The Top 5 Sun Protection Tips from Our Dermatologists
Ultraviolet Radiation (UV radiation) refers to rays of energy from the sun to which we are exposed every day. Over time, chronic UV exposure can lead to damage of both the skin and the eyes. Lifelong protection is essential and should begin early in childhood and be followed throughout the course of our lives.
Ultraviolet B (UVB) is known as the “burning” ray. This is present in the highest concentrations mainly in the summer and is typically strongest from 10 am to 4pm. Ultraviolet A (UVA) is the ray from the sun that penetrates deeper into the skin and is also responsible for significant damage to skin and eyes over time. It is present all day long and all year long. It penetrates through clouds, building and car windows and it reflects off snow, sand, grass and water. Over time, both of these forms of radiation can lead to chronic sun damage and skin cancers to include basal cell carcinomas, squamous cell carcinomas and melanomas.
Here are 5 ways to protect your skin and eyes from UVA/UVB for a lifetime of good health:
- Apply sunscreens daily! Use “Broad Spectrum” sunscreens, which refers to a sunscreen’s ability to protect against both UVA and UVB exposure. Choose a product with at least a Sun Protection Factor (SPF rating) of 30 and apply at least 30 minutes before going outside. Reapply every two – four hours when there is prolonged exposure. Sunscreens may be applied to children older than six months of age.
- Covering skin with the new lines of sun-protective clothing is an excellent strategy. This is one of the most effective ways to protect our skin. Brands such as Coolibar and Cabana Life can offer 50+ UPF (Ultraviolet Protection Factor) with their clothing. Numerous sporting goods stores also now carry UPF clothing. Sun hats with wide brims and flaps to shade the ears and neck, lightweight long-sleeved shirts, sun rompers, cover ups and swim bodysuits provide superior coverage.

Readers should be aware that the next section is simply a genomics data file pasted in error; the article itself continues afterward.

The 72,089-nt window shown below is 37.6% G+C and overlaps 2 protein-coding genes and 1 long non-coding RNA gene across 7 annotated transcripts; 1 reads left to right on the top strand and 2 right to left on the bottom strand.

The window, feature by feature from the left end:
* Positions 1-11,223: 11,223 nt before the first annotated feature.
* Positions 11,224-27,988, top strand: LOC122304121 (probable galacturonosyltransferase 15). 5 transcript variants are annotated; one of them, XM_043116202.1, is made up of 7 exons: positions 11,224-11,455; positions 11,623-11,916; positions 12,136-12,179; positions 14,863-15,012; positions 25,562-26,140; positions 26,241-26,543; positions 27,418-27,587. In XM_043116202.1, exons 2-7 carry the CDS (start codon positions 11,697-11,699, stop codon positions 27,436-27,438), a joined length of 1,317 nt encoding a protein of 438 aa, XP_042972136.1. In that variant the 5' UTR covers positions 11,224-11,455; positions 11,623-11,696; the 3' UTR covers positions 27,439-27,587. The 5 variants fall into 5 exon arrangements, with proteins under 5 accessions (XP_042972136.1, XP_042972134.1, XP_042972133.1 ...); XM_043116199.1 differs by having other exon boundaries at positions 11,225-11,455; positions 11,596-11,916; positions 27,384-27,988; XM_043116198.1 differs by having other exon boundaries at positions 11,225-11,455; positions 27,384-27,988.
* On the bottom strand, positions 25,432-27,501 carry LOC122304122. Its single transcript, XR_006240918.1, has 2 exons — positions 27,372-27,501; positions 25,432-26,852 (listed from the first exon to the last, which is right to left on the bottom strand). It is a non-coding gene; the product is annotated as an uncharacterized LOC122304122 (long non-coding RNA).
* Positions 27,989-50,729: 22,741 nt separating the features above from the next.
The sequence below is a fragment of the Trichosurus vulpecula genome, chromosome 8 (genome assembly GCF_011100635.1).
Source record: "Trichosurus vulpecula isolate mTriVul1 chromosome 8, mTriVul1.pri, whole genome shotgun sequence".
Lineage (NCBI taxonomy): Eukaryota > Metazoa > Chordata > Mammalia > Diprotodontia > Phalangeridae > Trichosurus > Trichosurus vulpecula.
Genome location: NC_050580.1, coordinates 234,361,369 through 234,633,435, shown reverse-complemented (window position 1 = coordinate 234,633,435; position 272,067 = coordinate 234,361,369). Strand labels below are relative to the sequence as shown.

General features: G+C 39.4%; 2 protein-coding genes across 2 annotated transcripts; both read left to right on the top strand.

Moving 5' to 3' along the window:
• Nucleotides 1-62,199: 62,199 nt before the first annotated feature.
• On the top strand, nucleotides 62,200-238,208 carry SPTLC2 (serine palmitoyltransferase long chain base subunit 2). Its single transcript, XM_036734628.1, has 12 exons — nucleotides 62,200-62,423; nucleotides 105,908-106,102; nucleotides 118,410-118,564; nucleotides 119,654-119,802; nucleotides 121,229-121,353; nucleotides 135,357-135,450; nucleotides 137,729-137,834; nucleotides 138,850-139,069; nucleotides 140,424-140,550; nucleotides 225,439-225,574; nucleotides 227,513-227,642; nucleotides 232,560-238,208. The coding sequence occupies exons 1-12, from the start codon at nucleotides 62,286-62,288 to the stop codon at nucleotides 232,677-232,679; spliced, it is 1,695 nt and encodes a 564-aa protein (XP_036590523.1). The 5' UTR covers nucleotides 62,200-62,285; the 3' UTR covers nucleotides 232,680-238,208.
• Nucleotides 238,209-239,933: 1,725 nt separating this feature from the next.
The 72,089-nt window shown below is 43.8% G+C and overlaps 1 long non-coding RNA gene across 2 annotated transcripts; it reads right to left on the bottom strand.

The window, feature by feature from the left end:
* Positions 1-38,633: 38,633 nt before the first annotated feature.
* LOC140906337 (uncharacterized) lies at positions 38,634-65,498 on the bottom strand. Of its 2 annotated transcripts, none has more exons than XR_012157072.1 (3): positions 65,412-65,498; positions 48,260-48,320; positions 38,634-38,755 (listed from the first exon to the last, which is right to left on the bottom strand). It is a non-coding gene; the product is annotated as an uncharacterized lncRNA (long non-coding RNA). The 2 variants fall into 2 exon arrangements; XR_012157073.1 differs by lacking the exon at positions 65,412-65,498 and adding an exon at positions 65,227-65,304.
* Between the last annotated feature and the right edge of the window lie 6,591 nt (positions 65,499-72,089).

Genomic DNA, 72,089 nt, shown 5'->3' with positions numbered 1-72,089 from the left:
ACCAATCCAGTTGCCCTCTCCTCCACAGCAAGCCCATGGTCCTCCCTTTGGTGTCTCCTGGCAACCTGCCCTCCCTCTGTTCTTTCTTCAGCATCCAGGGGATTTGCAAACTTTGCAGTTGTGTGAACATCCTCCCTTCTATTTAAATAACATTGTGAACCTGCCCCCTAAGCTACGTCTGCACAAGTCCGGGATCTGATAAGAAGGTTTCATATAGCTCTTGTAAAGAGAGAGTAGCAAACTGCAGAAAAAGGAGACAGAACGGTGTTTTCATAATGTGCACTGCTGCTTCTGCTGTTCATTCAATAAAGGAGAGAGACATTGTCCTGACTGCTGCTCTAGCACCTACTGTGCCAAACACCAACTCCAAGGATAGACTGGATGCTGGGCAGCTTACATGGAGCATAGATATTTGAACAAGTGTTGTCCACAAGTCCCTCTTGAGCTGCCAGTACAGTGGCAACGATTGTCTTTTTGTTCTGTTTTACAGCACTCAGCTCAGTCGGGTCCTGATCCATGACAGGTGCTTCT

- Wide, polarized sunglasses help to protect not only the retinas from chronic UV damage but also the delicate skin of our eyelids. Look for lenses that are labelled “100% UVA/UVB Protection.”
- Seek shade! Shady areas not only offer cool relief on a hot summer day, but they also help to protect from constant UV radiation exposure.
- Limit overall exposure to UVA/UVB rays. Sunscreens should be worn year-round on exposed skin. Choose indoor and shaded activities when available. Tanning booths and tanning beds have been labeled “carcinogens” by the FDA and should be avoided completely.
Basal Cell is the most common cancer in the world and the incidence of melanoma skin cancer is rising at record rates. New England has the highest concentration of melanoma cases in the United States.
Sun safe habits are wonderful when learned at a young age and can both protect you and your children and also help everyone enjoy activities and lifestyles for a lifetime of great health.